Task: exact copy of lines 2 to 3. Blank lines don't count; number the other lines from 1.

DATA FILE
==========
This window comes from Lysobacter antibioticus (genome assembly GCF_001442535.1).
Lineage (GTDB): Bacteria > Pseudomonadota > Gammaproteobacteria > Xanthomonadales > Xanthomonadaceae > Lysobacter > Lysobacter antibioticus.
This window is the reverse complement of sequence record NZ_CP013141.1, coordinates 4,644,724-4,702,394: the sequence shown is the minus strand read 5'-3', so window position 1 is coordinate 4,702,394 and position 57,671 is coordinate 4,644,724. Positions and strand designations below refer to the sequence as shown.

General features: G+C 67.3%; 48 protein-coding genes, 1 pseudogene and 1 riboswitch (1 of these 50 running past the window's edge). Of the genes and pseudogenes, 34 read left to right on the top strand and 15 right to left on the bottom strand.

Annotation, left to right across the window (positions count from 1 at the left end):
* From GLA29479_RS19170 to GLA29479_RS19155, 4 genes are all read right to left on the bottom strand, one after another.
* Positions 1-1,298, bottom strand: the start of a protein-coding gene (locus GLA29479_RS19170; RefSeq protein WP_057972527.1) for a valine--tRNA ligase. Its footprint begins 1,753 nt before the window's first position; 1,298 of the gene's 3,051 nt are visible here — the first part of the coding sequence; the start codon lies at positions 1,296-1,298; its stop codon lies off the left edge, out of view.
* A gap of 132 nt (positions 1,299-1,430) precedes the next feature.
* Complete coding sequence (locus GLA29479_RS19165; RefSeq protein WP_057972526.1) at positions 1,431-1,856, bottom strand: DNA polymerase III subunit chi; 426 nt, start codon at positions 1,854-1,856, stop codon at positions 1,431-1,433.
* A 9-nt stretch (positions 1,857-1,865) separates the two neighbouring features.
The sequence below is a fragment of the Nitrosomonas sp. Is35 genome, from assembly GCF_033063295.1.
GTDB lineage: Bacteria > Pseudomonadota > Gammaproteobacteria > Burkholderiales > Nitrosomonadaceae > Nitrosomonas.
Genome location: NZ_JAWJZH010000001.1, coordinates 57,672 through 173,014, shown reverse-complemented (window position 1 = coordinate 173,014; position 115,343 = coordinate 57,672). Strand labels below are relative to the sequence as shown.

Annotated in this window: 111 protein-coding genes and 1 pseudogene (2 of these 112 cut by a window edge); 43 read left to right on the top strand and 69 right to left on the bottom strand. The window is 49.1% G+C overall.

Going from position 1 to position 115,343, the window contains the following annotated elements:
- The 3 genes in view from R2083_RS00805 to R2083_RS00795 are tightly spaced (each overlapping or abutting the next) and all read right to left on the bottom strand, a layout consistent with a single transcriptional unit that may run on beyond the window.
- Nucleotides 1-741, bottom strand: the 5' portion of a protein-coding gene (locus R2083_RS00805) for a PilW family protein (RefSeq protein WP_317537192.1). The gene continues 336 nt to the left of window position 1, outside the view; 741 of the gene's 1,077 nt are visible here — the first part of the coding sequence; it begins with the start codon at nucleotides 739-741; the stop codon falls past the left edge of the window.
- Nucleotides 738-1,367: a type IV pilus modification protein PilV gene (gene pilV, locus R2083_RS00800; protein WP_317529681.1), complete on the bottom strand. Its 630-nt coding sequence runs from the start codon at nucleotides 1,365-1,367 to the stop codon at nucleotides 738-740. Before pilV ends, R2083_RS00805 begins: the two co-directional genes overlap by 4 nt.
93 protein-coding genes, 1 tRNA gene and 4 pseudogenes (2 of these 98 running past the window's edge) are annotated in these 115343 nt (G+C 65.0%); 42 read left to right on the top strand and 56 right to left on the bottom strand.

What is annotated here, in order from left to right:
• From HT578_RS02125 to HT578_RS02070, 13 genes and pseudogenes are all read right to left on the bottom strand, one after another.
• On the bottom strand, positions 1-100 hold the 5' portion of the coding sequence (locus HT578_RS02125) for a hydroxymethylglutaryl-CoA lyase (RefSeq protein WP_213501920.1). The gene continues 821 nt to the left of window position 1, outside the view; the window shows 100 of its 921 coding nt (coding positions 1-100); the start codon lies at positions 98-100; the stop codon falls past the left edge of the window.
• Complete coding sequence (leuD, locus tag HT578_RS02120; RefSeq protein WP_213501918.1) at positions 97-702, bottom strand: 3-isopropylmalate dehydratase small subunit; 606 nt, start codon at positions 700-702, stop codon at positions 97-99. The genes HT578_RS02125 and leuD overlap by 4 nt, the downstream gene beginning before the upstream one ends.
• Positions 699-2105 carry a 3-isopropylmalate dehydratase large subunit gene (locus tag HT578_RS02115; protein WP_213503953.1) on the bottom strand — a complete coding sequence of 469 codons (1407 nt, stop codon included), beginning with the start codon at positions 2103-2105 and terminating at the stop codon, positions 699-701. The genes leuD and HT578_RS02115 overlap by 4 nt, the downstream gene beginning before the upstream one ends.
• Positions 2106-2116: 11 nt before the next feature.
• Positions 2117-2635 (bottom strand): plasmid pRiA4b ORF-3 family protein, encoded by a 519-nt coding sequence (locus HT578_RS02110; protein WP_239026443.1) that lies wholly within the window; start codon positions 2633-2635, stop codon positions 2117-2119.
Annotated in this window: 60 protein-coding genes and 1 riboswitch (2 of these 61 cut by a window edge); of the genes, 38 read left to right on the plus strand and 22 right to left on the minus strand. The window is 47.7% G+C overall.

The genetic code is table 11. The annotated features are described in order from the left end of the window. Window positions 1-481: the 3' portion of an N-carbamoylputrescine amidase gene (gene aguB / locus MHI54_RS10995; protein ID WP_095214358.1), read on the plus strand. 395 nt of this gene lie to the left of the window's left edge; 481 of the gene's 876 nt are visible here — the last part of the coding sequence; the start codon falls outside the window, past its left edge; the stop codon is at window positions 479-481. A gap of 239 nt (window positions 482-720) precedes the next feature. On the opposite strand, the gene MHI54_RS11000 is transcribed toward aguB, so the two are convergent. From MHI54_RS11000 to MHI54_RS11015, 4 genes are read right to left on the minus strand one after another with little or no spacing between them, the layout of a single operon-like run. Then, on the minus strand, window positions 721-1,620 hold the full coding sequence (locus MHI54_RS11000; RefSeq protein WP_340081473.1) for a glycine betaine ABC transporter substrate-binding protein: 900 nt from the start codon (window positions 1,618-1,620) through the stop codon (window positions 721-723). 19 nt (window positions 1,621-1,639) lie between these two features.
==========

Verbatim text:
Lineage (GTDB): Bacteria > Pseudomonadota > Gammaproteobacteria > Xanthomonadales > Xanthomonadaceae > Lysobacter > Lysobacter antibioticus.
This window is the reverse complement of sequence record NZ_CP013141.1, coordinates 4,644,724-4,702,394: the sequence shown is the minus strand read 5'-3', so window position 1 is coordinate 4,702,394 and position 57,671 is coordinate 4,644,724. Positions and strand designations below refer to the sequence as shown.